According to the World Health Organization (WHO), Female genital mutilation (FGM) comprises all procedures that involve partial or total removal of the external female genitalia, or other injury to the female genital organs for non-medical reasons. (WHO, 2010). The terms ‘female circumcision’ and ‘female genital cutting’ are also used to refer to FGM. These procedures, as opposed to male circumcision, are usually extremely unsafe, painful, and detrimental to women’s sexuality. For this reason, it is considered a violation of women’s and girls’ human rights as well as perceived as a form of gender-based violence, as it is deeply rooted in gender inequalities and embedded in the cultural traditions of some communities.
This practice is mostly carried out by traditional circumcisers, who often play other central roles in communities, such as attending childbirths. In many settings, health care providers perform FGM in the false belief that the procedure is completely safe when medicalized. (WHO,2016). Although the procedure, when medicalized, might result in a lower death toll, it’s harmful nature remains. WHO strongly urges health professionals not to perform such procedures. Typically, the practice is justified by tradition, religion, or for hygiene purposes, and is often a precondition for marriage (Alina Balta, 2016). FGM is performed in a multitude of different ways, with varying degrees of medicalisation, yet at it’s core this procedure is consistently harmful to women and girls; beyond the danger posed by the operation itself, FGM deprives women of an essential aspect of their sexuality: pleasure.
According to UNICEF’s statistical overview on Female Genital Mutilation/Cutting the current estimates (from surveys of women older than 15 years old) indicate that around 90% of female genital mutilation cases include either Types I (mainly clitoridectomy), II (excision) or IV (“nicking” without flesh removed), and about 10% (over 8 million women) are Type III (infibulation). UNICEF found out that the Infibulation it is the most harmful form of FGM and it is mostly practiced in the north-eastern region of Africa: Djibouti, Eritrea, Ethiopia, Somalia, and Sudan. In West-Africa (Guinea, Mali, Burkina Faso, etc.), the tendency is to remove flesh (clitoridectomy and/or excision) without sewing the labia minora and/or majora together.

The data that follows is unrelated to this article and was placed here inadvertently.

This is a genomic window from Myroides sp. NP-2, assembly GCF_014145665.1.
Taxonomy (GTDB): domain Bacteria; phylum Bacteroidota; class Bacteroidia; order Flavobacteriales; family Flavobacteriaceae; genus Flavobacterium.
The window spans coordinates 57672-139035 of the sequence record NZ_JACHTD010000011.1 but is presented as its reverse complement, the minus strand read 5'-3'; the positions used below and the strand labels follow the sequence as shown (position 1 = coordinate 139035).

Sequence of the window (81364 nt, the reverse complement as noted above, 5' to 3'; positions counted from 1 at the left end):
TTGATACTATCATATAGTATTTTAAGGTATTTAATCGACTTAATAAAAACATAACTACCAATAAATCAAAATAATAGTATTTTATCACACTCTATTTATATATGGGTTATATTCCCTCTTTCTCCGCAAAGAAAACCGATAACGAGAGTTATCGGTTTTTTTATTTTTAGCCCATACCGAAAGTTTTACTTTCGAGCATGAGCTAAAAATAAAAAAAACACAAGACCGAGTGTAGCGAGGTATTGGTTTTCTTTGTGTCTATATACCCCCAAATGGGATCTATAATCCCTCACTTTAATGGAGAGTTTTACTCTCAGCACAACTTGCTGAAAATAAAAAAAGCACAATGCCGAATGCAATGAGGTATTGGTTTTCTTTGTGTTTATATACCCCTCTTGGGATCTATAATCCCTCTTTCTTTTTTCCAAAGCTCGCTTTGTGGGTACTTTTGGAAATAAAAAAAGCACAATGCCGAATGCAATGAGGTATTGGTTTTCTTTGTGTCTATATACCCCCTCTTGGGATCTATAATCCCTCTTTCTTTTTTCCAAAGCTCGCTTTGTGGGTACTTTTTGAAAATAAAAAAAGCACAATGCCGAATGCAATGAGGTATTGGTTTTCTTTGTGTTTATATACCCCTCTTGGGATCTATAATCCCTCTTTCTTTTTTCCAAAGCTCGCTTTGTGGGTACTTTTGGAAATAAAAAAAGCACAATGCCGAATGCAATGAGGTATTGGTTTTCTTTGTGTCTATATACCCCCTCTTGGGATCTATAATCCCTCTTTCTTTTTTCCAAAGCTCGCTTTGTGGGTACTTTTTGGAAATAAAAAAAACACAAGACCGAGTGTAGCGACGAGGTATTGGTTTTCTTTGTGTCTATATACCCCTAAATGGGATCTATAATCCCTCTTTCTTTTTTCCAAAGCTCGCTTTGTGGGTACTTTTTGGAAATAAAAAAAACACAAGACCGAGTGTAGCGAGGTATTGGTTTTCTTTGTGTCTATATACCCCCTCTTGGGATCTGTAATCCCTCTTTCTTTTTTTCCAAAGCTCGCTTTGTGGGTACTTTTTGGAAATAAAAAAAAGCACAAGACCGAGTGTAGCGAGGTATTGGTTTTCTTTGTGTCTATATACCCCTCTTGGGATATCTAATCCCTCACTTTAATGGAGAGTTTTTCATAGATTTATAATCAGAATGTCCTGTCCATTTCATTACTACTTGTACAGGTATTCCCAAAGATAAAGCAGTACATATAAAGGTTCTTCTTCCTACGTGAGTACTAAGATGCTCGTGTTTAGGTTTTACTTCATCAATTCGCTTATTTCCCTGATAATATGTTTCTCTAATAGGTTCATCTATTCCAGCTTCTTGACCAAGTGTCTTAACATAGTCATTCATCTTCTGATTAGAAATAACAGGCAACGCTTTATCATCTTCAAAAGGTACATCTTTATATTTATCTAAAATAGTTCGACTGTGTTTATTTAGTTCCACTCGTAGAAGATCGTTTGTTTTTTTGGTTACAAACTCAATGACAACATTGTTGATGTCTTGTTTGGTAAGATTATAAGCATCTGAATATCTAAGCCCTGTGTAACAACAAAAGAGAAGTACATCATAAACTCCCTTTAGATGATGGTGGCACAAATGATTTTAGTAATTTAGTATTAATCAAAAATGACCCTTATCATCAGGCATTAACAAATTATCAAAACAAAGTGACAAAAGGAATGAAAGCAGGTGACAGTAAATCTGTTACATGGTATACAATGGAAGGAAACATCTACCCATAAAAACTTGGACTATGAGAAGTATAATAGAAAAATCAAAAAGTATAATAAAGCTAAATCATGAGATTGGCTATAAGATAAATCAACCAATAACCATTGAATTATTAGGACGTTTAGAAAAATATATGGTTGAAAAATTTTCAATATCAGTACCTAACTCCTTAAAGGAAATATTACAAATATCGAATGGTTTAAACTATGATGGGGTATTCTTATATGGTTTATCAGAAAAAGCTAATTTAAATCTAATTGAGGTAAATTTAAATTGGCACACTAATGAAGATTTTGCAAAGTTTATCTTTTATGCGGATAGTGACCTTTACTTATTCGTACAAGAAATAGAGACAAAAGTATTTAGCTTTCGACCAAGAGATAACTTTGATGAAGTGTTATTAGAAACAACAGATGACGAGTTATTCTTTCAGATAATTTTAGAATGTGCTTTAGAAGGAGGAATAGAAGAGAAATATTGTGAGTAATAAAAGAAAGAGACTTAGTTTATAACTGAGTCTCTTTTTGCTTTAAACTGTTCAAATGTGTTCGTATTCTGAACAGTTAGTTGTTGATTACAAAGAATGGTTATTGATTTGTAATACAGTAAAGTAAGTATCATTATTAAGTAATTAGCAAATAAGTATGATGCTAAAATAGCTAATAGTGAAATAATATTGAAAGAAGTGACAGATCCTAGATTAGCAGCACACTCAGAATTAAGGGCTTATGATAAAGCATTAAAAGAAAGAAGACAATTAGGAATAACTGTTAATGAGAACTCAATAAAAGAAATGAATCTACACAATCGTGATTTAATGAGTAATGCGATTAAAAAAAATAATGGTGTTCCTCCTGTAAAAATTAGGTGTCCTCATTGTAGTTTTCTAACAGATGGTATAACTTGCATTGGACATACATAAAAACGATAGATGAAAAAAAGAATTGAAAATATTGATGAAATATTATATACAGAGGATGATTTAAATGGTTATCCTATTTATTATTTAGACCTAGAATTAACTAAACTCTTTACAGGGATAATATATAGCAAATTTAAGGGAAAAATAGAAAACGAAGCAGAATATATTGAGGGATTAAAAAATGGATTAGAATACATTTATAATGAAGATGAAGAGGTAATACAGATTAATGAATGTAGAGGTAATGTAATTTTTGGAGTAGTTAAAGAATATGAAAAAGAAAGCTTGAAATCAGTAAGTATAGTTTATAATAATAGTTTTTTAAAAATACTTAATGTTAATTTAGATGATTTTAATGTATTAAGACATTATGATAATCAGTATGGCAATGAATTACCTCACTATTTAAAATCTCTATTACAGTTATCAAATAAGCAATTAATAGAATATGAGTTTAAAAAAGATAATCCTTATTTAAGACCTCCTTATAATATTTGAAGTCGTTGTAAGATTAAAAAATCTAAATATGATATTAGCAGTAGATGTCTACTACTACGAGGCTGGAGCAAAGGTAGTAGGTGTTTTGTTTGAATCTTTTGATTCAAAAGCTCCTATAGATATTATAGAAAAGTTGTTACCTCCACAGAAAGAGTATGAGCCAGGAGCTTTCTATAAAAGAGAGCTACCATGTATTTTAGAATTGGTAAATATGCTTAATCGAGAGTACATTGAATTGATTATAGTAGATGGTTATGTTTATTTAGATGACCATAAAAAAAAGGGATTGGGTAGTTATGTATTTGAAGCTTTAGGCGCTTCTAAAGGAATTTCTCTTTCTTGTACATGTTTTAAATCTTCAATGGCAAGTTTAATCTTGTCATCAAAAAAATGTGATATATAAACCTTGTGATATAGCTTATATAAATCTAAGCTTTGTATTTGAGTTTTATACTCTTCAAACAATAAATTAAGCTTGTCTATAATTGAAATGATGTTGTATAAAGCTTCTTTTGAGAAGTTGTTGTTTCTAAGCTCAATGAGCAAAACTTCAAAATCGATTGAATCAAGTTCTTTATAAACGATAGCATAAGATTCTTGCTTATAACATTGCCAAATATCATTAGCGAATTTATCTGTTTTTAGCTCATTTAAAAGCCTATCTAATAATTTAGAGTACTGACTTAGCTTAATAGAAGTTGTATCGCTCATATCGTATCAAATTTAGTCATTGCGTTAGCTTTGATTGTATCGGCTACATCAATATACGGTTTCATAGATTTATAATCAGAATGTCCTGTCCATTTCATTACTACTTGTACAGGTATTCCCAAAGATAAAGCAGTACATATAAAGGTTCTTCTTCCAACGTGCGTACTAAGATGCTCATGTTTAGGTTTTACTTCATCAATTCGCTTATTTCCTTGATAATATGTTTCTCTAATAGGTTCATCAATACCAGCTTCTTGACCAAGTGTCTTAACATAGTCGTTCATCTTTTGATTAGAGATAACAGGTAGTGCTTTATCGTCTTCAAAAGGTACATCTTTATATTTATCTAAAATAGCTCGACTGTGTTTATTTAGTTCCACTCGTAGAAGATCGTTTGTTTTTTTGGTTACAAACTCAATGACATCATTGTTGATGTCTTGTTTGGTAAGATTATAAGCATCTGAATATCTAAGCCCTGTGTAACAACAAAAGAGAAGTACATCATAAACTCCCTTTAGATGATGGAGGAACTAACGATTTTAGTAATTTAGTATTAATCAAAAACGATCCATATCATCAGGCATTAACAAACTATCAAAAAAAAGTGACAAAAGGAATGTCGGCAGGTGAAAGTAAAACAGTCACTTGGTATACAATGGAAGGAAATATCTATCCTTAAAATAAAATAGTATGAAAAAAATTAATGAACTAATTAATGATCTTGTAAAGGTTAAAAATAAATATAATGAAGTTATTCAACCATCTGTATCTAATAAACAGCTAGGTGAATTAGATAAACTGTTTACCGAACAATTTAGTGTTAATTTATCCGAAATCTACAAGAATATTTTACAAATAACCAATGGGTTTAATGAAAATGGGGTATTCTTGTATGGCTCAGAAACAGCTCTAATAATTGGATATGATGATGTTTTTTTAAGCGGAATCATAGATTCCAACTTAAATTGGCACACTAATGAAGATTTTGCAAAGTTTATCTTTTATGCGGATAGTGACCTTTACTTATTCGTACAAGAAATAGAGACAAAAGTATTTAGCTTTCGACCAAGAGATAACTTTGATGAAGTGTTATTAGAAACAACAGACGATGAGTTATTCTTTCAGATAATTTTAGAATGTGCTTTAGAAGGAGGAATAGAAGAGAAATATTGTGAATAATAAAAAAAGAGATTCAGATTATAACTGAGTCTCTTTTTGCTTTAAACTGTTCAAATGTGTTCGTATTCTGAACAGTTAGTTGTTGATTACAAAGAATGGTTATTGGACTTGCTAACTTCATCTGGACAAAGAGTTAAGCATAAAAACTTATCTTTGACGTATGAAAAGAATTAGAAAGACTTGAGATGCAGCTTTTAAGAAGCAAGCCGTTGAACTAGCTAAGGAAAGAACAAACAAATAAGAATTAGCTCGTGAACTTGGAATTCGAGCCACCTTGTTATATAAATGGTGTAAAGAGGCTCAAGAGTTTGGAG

The WHO published a global strategy to stop healthcare providers from performing FGM (WHO, 2010). The phenomenon of the ‘medicalization’ of FGM is increasing, namely in Egypt, Guinea, Kenya, Mali, Nigeria, Sudan, and Yemen. It is estimated that healthcare professionals carry out more than 18 per cent of all FGM/C procedures. (WHO, 2010).
Procedures are mostly carried out on young girls sometime between infancy and adolescence, and occasionally on adult women. More than 3 million girls are estimated to be at risk for FGM annually. More than 200 million girls and women alive today have been cut in 30 countries in Africa, the Middle East and Asia where FGM is performed and 30 million girls are at risk of being subjected to it during the next decade. (UNICEF, 2013).
The practice is most common in the western, eastern, and north-eastern regions of Africa, in some countries the Middle East and Asia, as well as among migrants from these areas. However, FGM is also a persuasive practise in Europe. The European Parliament estimates that 500,000 girls and women in Europe have been subjected to FGM/C, while 180,000 girls and women are at risk every year. FGM it is, admittedly a global concern.
According to a study conducted by EIGE (European Institute for Gender Equality) in 2016, in Malta, of the 486 girls originating from countries where FGM is practised, 39% to 57% of girls were at risk of FGM. In Italy, of the 76 040 girls originating from countries where FGM is practised, 15 % to 24 % were at risk .